Patio season is almost upon us, and that means it’s time to get ready for summer cocktails! While cocktails are in fact delicious, there are some to look out for if you’re working on your gut health. For example, let’s talk about the Long Island Iced Tea.
You probably already know that this drink does not traditionally contain tea. A Long Island Iced Tea is made with 5 liquors and sugary cola. If you buy premade long island iced tea, there is usually extra sugar added, too.
This boozy concoction is extremely popular. It’s easy to drink despite being mostly alcohol and tastes great. If you ask someone when the last time they had a premade Long Island iced tea was, they likely don’t remember. That’s the point of the drink, right?
When you drink alcohol, it’s terrible for your gut health. It causes bloating and other issues that are never fun the next day. While you won’t be able to rid yourself of the hangover entirely, eliminating options with high sugar can help.
So, if you’re a fan of getting boozy on the weekends, or whenever, long islands may be your go-to. Let’s go over some facts about the drink, and how you can make an alternative premade long island iced tea that can help with unpleasant alcohol side effects.
What is a Long Island Iced Tea?
To start, a Long Island Iced Tea is NOT tea. The drink gets its name because when it’s all mixed together it looks like iced tea. This can be deceiving, and dangerous when you’re tempted to chug 8 of them on a night out because they’re so good. A traditional LIIT includes:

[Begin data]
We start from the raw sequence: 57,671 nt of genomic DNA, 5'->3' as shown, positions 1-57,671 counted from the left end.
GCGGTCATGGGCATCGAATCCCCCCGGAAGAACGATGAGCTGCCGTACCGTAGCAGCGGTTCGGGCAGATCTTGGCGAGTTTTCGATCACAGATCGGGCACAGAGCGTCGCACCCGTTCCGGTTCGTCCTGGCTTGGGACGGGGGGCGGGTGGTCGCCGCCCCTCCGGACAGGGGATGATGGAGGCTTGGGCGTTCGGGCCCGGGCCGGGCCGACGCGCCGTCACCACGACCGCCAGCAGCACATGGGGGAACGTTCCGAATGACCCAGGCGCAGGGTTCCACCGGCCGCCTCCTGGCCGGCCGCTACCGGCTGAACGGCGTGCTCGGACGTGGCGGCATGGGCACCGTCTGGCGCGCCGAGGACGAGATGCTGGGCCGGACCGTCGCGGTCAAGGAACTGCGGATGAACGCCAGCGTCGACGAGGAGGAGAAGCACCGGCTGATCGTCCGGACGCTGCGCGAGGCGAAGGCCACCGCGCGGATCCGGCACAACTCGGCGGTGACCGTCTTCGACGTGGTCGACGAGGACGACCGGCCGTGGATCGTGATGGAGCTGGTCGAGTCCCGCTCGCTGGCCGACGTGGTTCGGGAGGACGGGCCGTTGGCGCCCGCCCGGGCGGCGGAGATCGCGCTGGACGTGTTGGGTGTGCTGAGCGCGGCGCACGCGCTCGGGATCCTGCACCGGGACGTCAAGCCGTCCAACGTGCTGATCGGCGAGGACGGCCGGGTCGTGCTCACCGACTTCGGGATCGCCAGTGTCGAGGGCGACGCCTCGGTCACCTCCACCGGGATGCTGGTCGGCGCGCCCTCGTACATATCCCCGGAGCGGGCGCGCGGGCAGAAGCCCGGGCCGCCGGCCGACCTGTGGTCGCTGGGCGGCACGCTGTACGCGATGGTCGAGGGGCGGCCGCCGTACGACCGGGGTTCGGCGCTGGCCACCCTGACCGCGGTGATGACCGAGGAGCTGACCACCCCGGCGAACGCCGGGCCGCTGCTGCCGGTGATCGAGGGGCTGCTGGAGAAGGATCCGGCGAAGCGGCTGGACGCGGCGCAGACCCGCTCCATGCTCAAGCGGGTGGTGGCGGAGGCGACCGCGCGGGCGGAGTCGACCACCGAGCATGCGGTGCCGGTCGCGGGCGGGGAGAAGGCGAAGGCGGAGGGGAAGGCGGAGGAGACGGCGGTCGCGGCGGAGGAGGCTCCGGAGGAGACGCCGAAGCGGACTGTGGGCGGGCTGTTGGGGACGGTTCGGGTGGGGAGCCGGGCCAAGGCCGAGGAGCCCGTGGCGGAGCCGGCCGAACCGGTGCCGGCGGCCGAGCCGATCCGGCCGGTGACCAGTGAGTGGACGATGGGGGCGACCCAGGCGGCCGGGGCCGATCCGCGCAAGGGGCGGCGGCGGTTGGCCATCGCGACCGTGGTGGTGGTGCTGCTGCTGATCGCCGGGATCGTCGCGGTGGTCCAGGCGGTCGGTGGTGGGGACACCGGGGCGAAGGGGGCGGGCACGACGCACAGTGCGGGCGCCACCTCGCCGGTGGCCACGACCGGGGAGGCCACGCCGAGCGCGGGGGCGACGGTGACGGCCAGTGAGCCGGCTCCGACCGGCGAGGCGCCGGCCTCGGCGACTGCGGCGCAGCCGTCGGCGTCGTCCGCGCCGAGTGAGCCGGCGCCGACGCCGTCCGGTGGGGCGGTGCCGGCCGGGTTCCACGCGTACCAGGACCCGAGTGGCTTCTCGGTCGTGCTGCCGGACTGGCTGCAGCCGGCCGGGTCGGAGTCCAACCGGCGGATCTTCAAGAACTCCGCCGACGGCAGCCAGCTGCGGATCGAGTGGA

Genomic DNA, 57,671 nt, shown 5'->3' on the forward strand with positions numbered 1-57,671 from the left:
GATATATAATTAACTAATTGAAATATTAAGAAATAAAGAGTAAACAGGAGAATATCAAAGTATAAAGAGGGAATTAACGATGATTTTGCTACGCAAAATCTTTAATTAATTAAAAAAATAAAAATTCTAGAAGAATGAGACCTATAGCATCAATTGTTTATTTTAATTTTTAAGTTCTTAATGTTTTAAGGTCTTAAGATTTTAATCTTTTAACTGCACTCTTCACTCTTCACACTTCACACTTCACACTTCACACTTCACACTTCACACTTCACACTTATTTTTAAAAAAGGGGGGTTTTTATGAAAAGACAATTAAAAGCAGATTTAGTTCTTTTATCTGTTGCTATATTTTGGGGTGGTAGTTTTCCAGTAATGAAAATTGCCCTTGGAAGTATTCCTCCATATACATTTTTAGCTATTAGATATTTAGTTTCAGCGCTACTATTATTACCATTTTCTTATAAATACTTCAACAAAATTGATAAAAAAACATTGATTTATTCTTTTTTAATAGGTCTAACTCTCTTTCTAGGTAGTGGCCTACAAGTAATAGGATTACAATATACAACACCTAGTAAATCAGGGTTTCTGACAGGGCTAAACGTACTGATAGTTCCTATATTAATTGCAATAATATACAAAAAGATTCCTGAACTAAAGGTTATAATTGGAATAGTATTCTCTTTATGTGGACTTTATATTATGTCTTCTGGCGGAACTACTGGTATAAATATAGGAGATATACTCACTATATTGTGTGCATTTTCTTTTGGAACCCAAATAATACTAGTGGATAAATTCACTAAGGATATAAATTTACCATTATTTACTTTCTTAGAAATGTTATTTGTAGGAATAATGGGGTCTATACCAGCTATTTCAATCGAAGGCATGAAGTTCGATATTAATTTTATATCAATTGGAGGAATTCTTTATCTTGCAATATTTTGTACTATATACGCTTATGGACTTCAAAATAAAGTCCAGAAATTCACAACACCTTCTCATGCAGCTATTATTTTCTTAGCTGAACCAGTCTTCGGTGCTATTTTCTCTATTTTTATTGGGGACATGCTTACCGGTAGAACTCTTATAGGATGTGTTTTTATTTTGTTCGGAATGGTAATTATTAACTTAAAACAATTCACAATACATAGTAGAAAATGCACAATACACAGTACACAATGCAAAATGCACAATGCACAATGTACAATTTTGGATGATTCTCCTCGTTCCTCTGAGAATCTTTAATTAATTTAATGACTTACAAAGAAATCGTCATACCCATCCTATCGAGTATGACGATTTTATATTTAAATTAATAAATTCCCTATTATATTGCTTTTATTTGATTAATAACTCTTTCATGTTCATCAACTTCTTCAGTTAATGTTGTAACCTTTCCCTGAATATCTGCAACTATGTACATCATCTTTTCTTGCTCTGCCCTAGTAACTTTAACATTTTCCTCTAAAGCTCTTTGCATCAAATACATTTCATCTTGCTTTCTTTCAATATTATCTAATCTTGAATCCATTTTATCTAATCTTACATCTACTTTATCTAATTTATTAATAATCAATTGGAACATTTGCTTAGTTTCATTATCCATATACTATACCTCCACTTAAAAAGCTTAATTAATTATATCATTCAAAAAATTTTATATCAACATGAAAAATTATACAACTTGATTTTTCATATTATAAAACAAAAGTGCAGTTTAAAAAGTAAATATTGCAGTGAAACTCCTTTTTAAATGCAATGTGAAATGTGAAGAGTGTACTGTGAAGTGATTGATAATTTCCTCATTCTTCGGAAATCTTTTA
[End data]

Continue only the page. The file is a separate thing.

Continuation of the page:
- Triple Sec
- Simple Syrup
Don’t be fooled by that color, this drink packs an insane punch. A traditional long island iced tea is going to have an alcohol concentration of around 22%. Somehow, this concoction of several liquors is very easy to drink. Paired with a decent special on price and you’re in for a rough morning the next day.
In theory, a cup full of 5 different liquors should not taste good. But, with the combination of lemon, cola, and triple sec you get a delicious drink. Triple sec is an orange-flavored liqueur that ties the drink together.
Another thing to consider before drinking a Long Island Iced Tea is the amount of sugar and calories you’ll be ingesting. An average 8oz Long Island can have around 275 calories and 33 grams of sugar. So, if you’re looking to avoid high sugar drinks, it may be best to stay away from the long island. Premade Long Island Iced Teas can be just as bad if not worse since they are typically made with added sugar and sometimes preservatives.